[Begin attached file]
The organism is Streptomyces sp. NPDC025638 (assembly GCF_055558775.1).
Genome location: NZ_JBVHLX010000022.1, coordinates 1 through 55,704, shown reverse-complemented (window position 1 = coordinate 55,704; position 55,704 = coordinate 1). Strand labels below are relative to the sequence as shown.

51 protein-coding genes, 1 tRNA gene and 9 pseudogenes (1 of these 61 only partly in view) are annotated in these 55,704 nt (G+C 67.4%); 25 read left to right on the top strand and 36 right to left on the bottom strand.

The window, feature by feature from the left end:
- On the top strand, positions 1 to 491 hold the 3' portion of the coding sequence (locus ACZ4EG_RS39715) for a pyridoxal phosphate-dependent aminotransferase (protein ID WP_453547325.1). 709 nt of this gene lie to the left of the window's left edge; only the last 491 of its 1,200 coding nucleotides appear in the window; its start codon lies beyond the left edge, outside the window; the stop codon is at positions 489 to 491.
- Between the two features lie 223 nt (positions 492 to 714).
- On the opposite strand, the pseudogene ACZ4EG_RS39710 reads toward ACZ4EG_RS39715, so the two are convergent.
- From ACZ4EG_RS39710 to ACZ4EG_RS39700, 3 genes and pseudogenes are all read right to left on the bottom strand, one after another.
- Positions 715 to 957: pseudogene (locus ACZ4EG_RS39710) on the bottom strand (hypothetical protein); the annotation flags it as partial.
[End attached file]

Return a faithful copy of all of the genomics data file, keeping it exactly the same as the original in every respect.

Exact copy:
The organism is Streptomyces sp. NPDC025638 (assembly GCF_055558775.1).
Genome location: NZ_JBVHLX010000022.1, coordinates 1 through 55,704, shown reverse-complemented (window position 1 = coordinate 55,704; position 55,704 = coordinate 1). Strand labels below are relative to the sequence as shown.

51 protein-coding genes, 1 tRNA gene and 9 pseudogenes (1 of these 61 only partly in view) are annotated in these 55,704 nt (G+C 67.4%); 25 read left to right on the top strand and 36 right to left on the bottom strand.

The window, feature by feature from the left end:
- On the top strand, positions 1 to 491 hold the 3' portion of the coding sequence (locus ACZ4EG_RS39715) for a pyridoxal phosphate-dependent aminotransferase (protein ID WP_453547325.1). 709 nt of this gene lie to the left of the window's left edge; only the last 491 of its 1,200 coding nucleotides appear in the window; its start codon lies beyond the left edge, outside the window; the stop codon is at positions 489 to 491.
- Between the two features lie 223 nt (positions 492 to 714).
- On the opposite strand, the pseudogene ACZ4EG_RS39710 reads toward ACZ4EG_RS39715, so the two are convergent.
- From ACZ4EG_RS39710 to ACZ4EG_RS39700, 3 genes and pseudogenes are all read right to left on the bottom strand, one after another.
- Positions 715 to 957: pseudogene (locus ACZ4EG_RS39710) on the bottom strand (hypothetical protein); the annotation flags it as partial.